The painting is already on display in a brilliant group exhibition at SCVA – ‘Rhythm and Geometry: Constructivist art in Britain since 1951’ which celebrates the abstract and constructed art made and exhibited in Britain since 1951 and comprises over 120 objects across sculpture, reliefs, mobiles, painting, drawing and printmaking. Alongside the Barns-Graham work are an amazing array of artists including Rana Begum, Anthony Caro, Adrian Heath, Anthony Hill, Kenneth Martin, Mary Martin, Victor Pasmore, Jean Spencer, Mary Webb, Victor Vasarely, Gillian Wise, Li Yuan-Chia and Barns-Graham’s close friend Robert Adams. Not to be missed! Visit the SCVA website for full info – www.sainsburycentre.ac.uk – exhibition continues until 17 July 2022.
Where to See Willie
The Pallant House Gallery in Chichester’s wonderful exhibition ‘Hockney to Himid: 60 Years of British Printmaking’ continues until 24 April 2022 and includes works by Peter Blake, Tracey Emin, Barbara Hepworth, Henry Moore, Lucian Freud, Grayson Perry and Sandra Blow. The exhibition features over 100 prints by 90 different artists and shows how printmaking enabled artists to expand their practice to explore new creative possibilities from the 1960s to now. Included is one of Barns-Graham’s early screenprints, ‘Venetian Red’ 1995. (https://pallant.org.uk/whats-on/hockney-to-himid-60-years-of-british-printmaking/)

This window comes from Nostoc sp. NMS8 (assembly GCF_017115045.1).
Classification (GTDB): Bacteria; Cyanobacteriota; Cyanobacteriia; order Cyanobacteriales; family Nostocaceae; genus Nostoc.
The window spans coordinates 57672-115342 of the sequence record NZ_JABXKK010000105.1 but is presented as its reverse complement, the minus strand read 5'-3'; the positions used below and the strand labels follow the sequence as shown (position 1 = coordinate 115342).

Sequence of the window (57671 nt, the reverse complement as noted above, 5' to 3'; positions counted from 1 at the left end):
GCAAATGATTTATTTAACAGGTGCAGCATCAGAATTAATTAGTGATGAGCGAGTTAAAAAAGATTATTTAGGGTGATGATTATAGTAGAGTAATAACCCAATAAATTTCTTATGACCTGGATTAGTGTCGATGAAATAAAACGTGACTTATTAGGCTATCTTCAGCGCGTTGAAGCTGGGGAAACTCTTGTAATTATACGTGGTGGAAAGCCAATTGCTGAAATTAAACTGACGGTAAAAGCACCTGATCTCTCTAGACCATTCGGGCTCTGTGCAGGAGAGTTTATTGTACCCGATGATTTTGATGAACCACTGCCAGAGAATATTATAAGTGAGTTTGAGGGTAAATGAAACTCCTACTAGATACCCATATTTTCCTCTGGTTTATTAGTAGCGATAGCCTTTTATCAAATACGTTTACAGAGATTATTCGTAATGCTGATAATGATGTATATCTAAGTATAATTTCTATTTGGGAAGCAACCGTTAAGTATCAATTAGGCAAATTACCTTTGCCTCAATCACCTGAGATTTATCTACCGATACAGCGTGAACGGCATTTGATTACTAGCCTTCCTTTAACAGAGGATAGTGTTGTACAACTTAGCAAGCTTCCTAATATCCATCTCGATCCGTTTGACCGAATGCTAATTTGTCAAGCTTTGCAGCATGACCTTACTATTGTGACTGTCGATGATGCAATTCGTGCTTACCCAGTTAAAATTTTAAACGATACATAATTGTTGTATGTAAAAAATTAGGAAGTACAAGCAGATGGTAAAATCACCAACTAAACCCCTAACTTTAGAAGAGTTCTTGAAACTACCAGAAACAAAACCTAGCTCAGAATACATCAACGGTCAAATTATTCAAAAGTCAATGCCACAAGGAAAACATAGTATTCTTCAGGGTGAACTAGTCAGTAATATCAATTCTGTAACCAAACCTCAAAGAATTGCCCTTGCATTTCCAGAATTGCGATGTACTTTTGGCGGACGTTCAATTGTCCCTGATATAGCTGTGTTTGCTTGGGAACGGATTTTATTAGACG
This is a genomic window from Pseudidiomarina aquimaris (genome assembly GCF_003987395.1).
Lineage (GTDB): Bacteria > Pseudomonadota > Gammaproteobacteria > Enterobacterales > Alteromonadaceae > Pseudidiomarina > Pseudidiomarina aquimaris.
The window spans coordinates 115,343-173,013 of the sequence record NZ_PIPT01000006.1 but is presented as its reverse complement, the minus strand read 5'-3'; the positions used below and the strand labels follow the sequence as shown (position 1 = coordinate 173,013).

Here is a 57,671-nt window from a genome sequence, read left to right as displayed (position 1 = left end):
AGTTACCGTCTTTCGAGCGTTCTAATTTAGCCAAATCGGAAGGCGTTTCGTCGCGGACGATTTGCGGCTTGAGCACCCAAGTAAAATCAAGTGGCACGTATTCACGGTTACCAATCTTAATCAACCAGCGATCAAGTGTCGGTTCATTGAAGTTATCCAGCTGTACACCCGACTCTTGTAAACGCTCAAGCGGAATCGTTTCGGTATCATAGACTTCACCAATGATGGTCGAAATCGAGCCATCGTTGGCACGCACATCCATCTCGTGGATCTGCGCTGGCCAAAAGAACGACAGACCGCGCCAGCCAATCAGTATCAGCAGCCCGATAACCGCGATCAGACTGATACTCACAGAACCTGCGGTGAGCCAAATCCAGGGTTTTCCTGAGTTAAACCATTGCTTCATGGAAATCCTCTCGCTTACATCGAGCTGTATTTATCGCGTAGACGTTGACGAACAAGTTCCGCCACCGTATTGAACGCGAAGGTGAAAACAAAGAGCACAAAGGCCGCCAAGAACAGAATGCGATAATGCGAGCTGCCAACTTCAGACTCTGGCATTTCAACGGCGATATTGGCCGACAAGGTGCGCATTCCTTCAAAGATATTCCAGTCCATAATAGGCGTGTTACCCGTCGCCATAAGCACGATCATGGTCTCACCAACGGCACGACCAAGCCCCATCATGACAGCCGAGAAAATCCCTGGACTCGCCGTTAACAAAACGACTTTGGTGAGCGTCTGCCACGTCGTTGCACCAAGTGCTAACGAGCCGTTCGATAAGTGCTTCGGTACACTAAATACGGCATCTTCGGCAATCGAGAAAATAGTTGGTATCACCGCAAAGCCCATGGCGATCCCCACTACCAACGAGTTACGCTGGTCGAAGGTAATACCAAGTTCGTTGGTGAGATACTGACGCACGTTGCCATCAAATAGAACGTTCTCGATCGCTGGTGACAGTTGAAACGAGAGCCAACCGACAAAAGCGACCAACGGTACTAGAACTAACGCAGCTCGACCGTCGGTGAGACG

Also continuing is ‘The Expressive Mark’ at the Stanley & Audrey Burton Gallery in Leeds. Curated by Anne Goodchild, the exhibition highlights a period where the influence of Abstract Expressionism in America was filtering across the Atlantic, inspiring British artists to produced works on a new scale with signature mark-making techniques. Alongside Barns-Graham’s ‘Untitled’ 1958 are amongst others Sandra Blow, Peter Lanyon, Roger Hilton, Gillian Ayres and Albert Irvin. There will be a symposium related to the exhibition on Fri 18 March – tickets and information here – The Expressive Mark Symposium Tickets, Fri 18 Mar 2022 at 13:00 | Eventbrite